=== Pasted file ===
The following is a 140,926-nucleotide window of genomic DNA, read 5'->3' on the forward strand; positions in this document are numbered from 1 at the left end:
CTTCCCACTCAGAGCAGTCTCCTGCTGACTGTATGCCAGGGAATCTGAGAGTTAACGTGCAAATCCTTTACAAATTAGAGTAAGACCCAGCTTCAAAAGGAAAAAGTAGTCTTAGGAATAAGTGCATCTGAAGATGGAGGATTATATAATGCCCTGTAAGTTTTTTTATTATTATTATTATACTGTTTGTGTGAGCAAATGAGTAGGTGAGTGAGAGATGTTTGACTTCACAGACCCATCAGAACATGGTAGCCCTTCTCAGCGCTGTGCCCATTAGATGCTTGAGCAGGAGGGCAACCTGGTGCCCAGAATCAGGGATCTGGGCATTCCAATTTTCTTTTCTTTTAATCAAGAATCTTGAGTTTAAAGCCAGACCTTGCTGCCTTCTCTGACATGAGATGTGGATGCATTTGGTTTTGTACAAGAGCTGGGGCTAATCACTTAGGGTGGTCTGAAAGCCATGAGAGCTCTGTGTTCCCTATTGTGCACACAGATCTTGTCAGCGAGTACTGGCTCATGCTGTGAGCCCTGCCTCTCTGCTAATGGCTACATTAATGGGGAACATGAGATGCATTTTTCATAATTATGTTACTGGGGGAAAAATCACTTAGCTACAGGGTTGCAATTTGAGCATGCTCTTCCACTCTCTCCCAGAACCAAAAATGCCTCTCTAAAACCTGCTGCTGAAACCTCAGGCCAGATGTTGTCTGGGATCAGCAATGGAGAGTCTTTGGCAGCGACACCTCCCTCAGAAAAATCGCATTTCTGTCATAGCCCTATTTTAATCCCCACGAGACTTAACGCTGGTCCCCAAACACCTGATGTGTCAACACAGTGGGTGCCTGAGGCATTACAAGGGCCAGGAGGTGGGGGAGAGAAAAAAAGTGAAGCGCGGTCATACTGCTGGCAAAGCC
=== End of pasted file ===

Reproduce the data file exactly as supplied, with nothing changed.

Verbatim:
The following is a 140,926-nucleotide window of genomic DNA, read 5'->3' on the forward strand; positions in this document are numbered from 1 at the left end:
CTTCCCACTCAGAGCAGTCTCCTGCTGACTGTATGCCAGGGAATCTGAGAGTTAACGTGCAAATCCTTTACAAATTAGAGTAAGACCCAGCTTCAAAAGGAAAAAGTAGTCTTAGGAATAAGTGCATCTGAAGATGGAGGATTATATAATGCCCTGTAAGTTTTTTTATTATTATTATTATACTGTTTGTGTGAGCAAATGAGTAGGTGAGTGAGAGATGTTTGACTTCACAGACCCATCAGAACATGGTAGCCCTTCTCAGCGCTGTGCCCATTAGATGCTTGAGCAGGAGGGCAACCTGGTGCCCAGAATCAGGGATCTGGGCATTCCAATTTTCTTTTCTTTTAATCAAGAATCTTGAGTTTAAAGCCAGACCTTGCTGCCTTCTCTGACATGAGATGTGGATGCATTTGGTTTTGTACAAGAGCTGGGGCTAATCACTTAGGGTGGTCTGAAAGCCATGAGAGCTCTGTGTTCCCTATTGTGCACACAGATCTTGTCAGCGAGTACTGGCTCATGCTGTGAGCCCTGCCTCTCTGCTAATGGCTACATTAATGGGGAACATGAGATGCATTTTTCATAATTATGTTACTGGGGGAAAAATCACTTAGCTACAGGGTTGCAATTTGAGCATGCTCTTCCACTCTCTCCCAGAACCAAAAATGCCTCTCTAAAACCTGCTGCTGAAACCTCAGGCCAGATGTTGTCTGGGATCAGCAATGGAGAGTCTTTGGCAGCGACACCTCCCTCAGAAAAATCGCATTTCTGTCATAGCCCTATTTTAATCCCCACGAGACTTAACGCTGGTCCCCAAACACCTGATGTGTCAACACAGTGGGTGCCTGAGGCATTACAAGGGCCAGGAGGTGGGGGAGAGAAAAAAAGTGAAGCGCGGTCATACTGCTGGCAAAGCC